When it comes to professional development and further development of the self-identity often time teachers’ unions are seen as the root of all evil.  In our constant need to find someone to blame too often, the unions are seen as the cause of many of our problems in education. Ask educational reformers what role teacher unions play in reform, and they will likely say that unions obstruct reform and preserve the status quo.  Critics accuse unions of diluting or derailing educational reform efforts, of undermining the authority of administrators, and of impending economic restructuring and prosperity (Peck, 1988; Toch, 1991; Urban, 1982). Unions, critics claim, pursue narrow self-interest, often at the expense of broader educational interests (Angell, 1981; Berube, 1988; Nelson, Carlson, & Palonsky, 1996); protect incompetent teachers (Bridges, 1986; Nelson et al., 1996; Williams, 1981); and raise the cost of education without improving the quality of education (Angell, 1981; Eberts&Stone, 1984; Lieberman, 1980; Nelson et al., 1996; O’Reilly, 1978). Lieberman (1997), in his latest indictment of teacher unions, accused the National Education Association and the American Federation of Teachers of sabotaging reform efforts and holding the educational system hostage to bureaucracy in their efforts to maximize teacher welfare. [8]

Administrators, politicians, community members, and school boards hang on to these myths without adequate documentation of these accusations being true.  Not that some fault needs to lie at the feet of the unions; however, too much of the blame has been directed their way.  Yes, there are those at the more local level who believe that the role of the union is primarily to focus on the short-term problems.

Teachers, dealing with the everyday challenges of the classroom, often do not see the broader challenges confronting the profession and insist that the union focus on the short-term needs of teachers. CEA participants explained, “One of the things we found from our survey of all of our members is that members’ major concerns relate to the workplace, to their everyday experience. Their lack of time for preparations, for meeting with colleagues, for planning lessons; the size of their classes; the lack of respect from administrators they perceive they experience. Those are their major concerns as professionals.”

Union leaders at the local level receive the most pressure from teachers to focus on their immediate needs. From an NSTU perspective, “in the last few years, with all of the cutbacks and the demoralization, everybody feels that they’re under attack all the time. And they’ve done one of two things: They’ve either hunkered down and said, “I don’t want to know what’s happening to me,” or they’ve been actively involved in looking after their members' interests. But they haven’t really looked at the big picture.”[9]

However, teachers’ unions must look long term just as much as administrators, politicians, community members, and school boards. State or provincial union leaders face the daunting task of convincing teachers that the organization can effectively pursue new interests (or resurrect neglected interests) without compromising the organization’s established competencies with respect to economic and security interests. Many factors will influence the outcome of union reorientation, including whether teachers will embrace reorientation and whether management will engage in a reciprocal reorientation with respect to the teacher union.[10]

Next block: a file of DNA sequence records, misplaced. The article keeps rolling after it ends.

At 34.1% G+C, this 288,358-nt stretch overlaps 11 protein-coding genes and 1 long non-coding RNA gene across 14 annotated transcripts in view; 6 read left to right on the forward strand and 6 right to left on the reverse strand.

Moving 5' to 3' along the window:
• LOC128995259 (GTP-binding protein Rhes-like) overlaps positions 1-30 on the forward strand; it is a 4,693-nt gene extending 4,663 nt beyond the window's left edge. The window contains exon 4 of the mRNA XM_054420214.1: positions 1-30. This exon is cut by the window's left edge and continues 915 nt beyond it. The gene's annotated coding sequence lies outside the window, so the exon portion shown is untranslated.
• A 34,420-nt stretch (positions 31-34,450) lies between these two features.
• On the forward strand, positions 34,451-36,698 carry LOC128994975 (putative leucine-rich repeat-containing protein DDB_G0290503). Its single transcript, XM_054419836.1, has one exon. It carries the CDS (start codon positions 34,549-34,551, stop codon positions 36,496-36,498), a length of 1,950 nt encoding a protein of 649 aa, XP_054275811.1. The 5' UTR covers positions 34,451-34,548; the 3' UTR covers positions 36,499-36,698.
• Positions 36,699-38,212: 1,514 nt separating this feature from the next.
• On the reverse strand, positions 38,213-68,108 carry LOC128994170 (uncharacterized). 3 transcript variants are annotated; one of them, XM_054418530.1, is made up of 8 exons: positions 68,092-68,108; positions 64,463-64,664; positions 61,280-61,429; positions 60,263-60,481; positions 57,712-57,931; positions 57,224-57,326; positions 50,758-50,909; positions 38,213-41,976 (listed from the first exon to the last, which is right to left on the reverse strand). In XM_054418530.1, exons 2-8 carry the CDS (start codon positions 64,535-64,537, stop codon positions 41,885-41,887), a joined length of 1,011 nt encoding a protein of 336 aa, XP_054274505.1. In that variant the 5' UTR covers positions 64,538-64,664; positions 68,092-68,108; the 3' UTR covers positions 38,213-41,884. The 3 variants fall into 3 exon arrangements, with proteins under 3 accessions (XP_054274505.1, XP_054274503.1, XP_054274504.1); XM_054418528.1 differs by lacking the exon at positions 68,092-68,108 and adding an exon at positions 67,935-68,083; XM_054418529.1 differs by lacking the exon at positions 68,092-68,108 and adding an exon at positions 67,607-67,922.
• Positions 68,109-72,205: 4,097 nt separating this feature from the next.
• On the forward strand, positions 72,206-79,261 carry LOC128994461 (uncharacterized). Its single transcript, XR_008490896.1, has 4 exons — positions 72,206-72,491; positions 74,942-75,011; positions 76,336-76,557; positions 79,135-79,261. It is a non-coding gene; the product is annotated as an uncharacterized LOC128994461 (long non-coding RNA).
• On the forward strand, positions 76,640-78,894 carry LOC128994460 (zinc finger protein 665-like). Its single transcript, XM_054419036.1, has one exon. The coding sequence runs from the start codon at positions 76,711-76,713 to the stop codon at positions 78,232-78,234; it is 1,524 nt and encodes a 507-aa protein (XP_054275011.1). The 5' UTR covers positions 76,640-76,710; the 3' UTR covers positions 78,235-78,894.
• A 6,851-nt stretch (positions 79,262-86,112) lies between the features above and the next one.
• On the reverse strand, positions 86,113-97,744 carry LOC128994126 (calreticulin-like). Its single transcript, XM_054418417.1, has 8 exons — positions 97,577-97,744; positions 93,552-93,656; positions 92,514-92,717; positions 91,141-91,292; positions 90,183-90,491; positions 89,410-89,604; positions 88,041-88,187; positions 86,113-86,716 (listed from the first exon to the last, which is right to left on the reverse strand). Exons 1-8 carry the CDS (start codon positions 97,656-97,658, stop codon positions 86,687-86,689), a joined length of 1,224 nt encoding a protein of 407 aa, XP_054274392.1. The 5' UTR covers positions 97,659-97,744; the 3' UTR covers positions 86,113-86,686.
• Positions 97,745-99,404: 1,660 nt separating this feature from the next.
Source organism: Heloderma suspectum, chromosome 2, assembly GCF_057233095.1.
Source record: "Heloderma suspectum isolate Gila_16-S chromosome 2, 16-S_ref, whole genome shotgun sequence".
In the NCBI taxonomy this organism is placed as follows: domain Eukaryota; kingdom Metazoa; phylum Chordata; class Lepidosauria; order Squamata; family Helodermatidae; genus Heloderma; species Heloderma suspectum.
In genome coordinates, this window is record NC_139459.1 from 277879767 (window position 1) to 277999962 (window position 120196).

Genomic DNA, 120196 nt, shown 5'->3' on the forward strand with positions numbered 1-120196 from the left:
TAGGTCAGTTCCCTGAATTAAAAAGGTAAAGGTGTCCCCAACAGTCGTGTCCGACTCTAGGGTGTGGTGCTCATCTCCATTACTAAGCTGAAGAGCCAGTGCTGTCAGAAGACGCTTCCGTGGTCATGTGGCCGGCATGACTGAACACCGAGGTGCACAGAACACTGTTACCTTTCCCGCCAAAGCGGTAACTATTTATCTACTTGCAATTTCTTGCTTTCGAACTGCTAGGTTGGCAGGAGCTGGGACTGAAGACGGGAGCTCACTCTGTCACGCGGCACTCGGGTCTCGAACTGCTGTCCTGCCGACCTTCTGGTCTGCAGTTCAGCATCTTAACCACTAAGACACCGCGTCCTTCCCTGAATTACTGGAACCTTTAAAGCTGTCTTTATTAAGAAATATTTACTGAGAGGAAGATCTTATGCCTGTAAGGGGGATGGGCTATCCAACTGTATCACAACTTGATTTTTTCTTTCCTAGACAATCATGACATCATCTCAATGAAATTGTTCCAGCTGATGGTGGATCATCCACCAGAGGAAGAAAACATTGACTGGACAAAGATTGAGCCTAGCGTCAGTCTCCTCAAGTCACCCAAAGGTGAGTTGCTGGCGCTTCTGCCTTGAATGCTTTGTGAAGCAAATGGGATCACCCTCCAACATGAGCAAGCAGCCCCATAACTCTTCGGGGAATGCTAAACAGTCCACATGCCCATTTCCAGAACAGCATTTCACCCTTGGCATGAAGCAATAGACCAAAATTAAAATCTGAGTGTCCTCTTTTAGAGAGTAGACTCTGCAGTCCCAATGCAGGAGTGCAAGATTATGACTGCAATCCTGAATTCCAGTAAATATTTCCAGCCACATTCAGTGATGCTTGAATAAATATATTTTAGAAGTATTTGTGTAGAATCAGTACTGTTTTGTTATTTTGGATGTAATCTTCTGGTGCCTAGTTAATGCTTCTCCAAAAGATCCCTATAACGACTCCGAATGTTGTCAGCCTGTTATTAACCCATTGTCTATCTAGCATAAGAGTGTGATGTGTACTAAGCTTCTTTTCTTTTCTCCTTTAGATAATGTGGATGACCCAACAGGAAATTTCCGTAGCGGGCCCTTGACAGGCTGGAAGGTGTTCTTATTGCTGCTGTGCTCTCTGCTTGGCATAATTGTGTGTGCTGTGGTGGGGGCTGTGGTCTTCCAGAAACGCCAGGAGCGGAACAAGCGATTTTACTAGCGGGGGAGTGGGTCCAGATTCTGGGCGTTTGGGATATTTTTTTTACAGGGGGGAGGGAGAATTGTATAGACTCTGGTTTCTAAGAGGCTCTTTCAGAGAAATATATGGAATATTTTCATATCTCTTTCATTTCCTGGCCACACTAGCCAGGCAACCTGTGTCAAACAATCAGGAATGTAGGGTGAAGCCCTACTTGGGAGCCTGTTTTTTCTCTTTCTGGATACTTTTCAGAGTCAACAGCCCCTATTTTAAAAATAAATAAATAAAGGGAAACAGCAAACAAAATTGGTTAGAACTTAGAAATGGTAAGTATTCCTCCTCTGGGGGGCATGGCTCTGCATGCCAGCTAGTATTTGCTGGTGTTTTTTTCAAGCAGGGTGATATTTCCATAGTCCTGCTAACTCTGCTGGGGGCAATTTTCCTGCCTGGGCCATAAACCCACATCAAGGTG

One note of caution though when it comes to coalition building: Our position takes a cautious step away from the simple assertion that coalitional politics that advance "labor reform" is the favored union strategy because such an unreflective position tacitly endorses existing arrangements produced by the law of the motion of capital, the forces of production, and the social relations of production. In other words, this position willfully ignores the complex means whereby the schooling process itself is implicated in the historical, development of knowledge as a form of private ownership of the intellectual labor of the many for the profit of the few. Through its implication in the historical development of knowledge, labor reform fatefully naturalizes, institutionalizes, legitimizes, and makes hegemonic commonsense understandings of the relationship between schooling and capitalism that serves to refunction and reproduce neoliberal educational ideology.[11]

At the same time, we can not expect a change in the teachers’ unions will alleviate the problems and concerns with education today.  We can not be fooled by those disguising collaboration on the surface while in reality conducting top-down management.  As always, actions speak louder than words. In creating a vision-making and goal-setting environment the ultimate goal is to motivate students to learn.  Goals need to be connected to a vision.  But once again we need to look beyond just the words!  We also must be put our assumptions behind us and truly work collaboratively.

Proponents of union restructuring erroneously assume that a unilateral change in teacher union behavior will lead to conditions more favorable for educational reform. However, little substance is likely to change without reciprocal reconstruction of management behavior. Union reorientation with respect to educational reform will accomplish little, if anything, without a willingness on the part of policymakers, administrators, and school boards to form partnerships with teacher unions to achieve meaningful educational reform.[12]

Is our road to school reform going to be an autocratic approach or truly a democratic approach to problem-solving?  A part of initiating the process must come from department heads and principals. However, this shouldn’t be to the exclusion of teachers.  Once again we need to involve all in the process.

Another important area of consideration is that curriculum development is circular process that is never finished.  My question is do people really get this? Do they understand that in resolving one issue or problem you then invite other issues and problems to springboard from this situation?  Some may look at this as an exhausting process.  However, it should be viewed as a dynamic and exhilarating journey known as learning!